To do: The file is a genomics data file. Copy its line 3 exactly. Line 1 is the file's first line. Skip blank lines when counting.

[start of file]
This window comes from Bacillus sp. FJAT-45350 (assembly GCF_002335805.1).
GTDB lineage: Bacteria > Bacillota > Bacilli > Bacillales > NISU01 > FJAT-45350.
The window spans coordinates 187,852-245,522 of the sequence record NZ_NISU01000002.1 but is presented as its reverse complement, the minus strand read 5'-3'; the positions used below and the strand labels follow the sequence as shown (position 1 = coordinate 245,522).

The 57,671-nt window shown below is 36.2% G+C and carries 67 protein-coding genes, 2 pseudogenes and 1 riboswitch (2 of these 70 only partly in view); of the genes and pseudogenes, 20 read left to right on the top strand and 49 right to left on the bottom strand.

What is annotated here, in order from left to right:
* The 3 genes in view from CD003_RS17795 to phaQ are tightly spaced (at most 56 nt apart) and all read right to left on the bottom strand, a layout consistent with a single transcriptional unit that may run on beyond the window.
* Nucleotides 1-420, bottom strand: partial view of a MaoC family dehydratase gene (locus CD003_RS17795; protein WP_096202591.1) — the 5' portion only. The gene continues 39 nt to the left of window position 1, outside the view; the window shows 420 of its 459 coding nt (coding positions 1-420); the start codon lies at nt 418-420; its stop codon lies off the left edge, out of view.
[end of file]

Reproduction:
The window spans coordinates 187,852-245,522 of the sequence record NZ_NISU01000002.1 but is presented as its reverse complement, the minus strand read 5'-3'; the positions used below and the strand labels follow the sequence as shown (position 1 = coordinate 245,522).